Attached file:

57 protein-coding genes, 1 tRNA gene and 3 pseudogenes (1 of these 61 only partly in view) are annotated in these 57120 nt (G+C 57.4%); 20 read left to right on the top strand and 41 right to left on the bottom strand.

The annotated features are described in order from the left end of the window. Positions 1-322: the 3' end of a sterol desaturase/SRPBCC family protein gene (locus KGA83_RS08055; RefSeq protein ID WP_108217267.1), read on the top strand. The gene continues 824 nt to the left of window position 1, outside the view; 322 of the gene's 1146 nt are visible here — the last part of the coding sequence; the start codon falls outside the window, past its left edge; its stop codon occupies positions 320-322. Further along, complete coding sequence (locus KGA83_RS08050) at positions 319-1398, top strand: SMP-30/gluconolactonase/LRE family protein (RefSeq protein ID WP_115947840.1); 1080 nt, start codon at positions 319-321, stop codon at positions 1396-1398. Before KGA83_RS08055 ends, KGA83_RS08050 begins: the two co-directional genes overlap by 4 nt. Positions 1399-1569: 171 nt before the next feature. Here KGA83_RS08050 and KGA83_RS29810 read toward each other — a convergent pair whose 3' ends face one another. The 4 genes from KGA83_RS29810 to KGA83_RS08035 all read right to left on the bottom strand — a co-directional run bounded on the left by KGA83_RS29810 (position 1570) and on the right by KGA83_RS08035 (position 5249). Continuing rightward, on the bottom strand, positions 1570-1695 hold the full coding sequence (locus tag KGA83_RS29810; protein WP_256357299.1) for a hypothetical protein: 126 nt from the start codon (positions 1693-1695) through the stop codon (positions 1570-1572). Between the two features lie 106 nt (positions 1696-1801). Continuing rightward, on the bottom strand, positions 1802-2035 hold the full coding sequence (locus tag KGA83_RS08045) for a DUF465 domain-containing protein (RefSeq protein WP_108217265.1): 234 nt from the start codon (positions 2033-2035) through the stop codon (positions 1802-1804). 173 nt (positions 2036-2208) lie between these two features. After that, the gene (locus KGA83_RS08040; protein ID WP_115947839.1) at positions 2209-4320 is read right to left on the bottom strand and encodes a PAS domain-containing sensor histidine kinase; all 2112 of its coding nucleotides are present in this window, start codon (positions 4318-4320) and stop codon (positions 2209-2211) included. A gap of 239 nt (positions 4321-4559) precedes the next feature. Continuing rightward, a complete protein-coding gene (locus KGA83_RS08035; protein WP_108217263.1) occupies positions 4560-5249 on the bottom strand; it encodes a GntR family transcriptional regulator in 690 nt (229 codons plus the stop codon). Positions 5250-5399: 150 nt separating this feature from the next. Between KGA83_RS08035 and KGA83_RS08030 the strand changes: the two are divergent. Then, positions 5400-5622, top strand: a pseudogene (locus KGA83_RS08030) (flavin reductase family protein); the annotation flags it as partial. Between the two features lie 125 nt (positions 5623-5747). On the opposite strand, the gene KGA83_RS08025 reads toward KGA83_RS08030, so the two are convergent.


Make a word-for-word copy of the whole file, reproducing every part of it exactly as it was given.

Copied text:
57 protein-coding genes, 1 tRNA gene and 3 pseudogenes (1 of these 61 only partly in view) are annotated in these 57120 nt (G+C 57.4%); 20 read left to right on the top strand and 41 right to left on the bottom strand.

The annotated features are described in order from the left end of the window. Positions 1-322: the 3' end of a sterol desaturase/SRPBCC family protein gene (locus KGA83_RS08055; RefSeq protein ID WP_108217267.1), read on the top strand. The gene continues 824 nt to the left of window position 1, outside the view; 322 of the gene's 1146 nt are visible here — the last part of the coding sequence; the start codon falls outside the window, past its left edge; its stop codon occupies positions 320-322. Further along, complete coding sequence (locus KGA83_RS08050) at positions 319-1398, top strand: SMP-30/gluconolactonase/LRE family protein (RefSeq protein ID WP_115947840.1); 1080 nt, start codon at positions 319-321, stop codon at positions 1396-1398. Before KGA83_RS08055 ends, KGA83_RS08050 begins: the two co-directional genes overlap by 4 nt. Positions 1399-1569: 171 nt before the next feature. Here KGA83_RS08050 and KGA83_RS29810 read toward each other — a convergent pair whose 3' ends face one another. The 4 genes from KGA83_RS29810 to KGA83_RS08035 all read right to left on the bottom strand — a co-directional run bounded on the left by KGA83_RS29810 (position 1570) and on the right by KGA83_RS08035 (position 5249). Continuing rightward, on the bottom strand, positions 1570-1695 hold the full coding sequence (locus tag KGA83_RS29810; protein WP_256357299.1) for a hypothetical protein: 126 nt from the start codon (positions 1693-1695) through the stop codon (positions 1570-1572). Between the two features lie 106 nt (positions 1696-1801). Continuing rightward, on the bottom strand, positions 1802-2035 hold the full coding sequence (locus tag KGA83_RS08045) for a DUF465 domain-containing protein (RefSeq protein WP_108217265.1): 234 nt from the start codon (positions 2033-2035) through the stop codon (positions 1802-1804). 173 nt (positions 2036-2208) lie between these two features. After that, the gene (locus KGA83_RS08040; protein ID WP_115947839.1) at positions 2209-4320 is read right to left on the bottom strand and encodes a PAS domain-containing sensor histidine kinase; all 2112 of its coding nucleotides are present in this window, start codon (positions 4318-4320) and stop codon (positions 2209-2211) included. A gap of 239 nt (positions 4321-4559) precedes the next feature. Continuing rightward, a complete protein-coding gene (locus KGA83_RS08035; protein WP_108217263.1) occupies positions 4560-5249 on the bottom strand; it encodes a GntR family transcriptional regulator in 690 nt (229 codons plus the stop codon). Positions 5250-5399: 150 nt separating this feature from the next. Between KGA83_RS08035 and KGA83_RS08030 the strand changes: the two are divergent. Then, positions 5400-5622, top strand: a pseudogene (locus KGA83_RS08030) (flavin reductase family protein); the annotation flags it as partial. Between the two features lie 125 nt (positions 5623-5747). On the opposite strand, the gene KGA83_RS08025 reads toward KGA83_RS08030, so the two are convergent.